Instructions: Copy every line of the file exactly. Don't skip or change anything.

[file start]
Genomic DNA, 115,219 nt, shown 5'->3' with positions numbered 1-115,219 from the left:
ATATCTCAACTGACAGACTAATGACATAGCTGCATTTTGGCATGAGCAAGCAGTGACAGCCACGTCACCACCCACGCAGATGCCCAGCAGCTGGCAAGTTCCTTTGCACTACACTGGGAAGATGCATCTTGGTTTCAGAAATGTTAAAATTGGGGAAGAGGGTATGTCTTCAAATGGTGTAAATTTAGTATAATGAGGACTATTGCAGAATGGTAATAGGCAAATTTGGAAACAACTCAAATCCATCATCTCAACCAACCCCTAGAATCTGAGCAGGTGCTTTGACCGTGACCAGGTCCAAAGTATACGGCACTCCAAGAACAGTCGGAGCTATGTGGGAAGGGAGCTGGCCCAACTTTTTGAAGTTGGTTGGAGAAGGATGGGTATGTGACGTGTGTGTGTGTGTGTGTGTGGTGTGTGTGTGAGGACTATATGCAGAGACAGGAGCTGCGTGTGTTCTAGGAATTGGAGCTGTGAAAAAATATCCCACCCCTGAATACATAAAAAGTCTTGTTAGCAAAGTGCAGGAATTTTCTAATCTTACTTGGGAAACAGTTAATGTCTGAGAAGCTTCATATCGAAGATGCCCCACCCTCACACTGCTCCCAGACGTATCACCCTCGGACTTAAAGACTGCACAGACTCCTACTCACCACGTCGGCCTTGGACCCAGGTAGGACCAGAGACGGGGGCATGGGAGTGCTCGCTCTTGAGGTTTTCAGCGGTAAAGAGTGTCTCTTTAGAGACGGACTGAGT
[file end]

Genomic DNA, 115,219 nt, shown 5'->3' with positions numbered 1-115,219 from the left:
ATATCTCAACTGACAGACTAATGACATAGCTGCATTTTGGCATGAGCAAGCAGTGACAGCCACGTCACCACCCACGCAGATGCCCAGCAGCTGGCAAGTTCCTTTGCACTACACTGGGAAGATGCATCTTGGTTTCAGAAATGTTAAAATTGGGGAAGAGGGTATGTCTTCAAATGGTGTAAATTTAGTATAATGAGGACTATTGCAGAATGGTAATAGGCAAATTTGGAAACAACTCAAATCCATCATCTCAACCAACCCCTAGAATCTGAGCAGGTGCTTTGACCGTGACCAGGTCCAAAGTATACGGCACTCCAAGAACAGTCGGAGCTATGTGGGAAGGGAGCTGGCCCAACTTTTTGAAGTTGGTTGGAGAAGGATGGGTATGTGACGTGTGTGTGTGTGTGTGTGTGGTGTGTGTGTGAGGACTATATGCAGAGACAGGAGCTGCGTGTGTTCTAGGAATTGGAGCTGTGAAAAAATATCCCACCCCTGAATACATAAAAAGTCTTGTTAGCAAAGTGCAGGAATTTTCTAATCTTACTTGGGAAACAGTTAATGTCTGAGAAGCTTCATATCGAAGATGCCCCACCCTCACACTGCTCCCAGACGTATCACCCTCGGACTTAAAGACTGCACAGACTCCTACTCACCACGTCGGCCTTGGACCCAGGTAGGACCAGAGACGGGGGCATGGGAGTGCTCGCTCTTGAGGTTTTCAGCGGTAAAGAGTGTCTCTTTAGAGACGGACTGAGT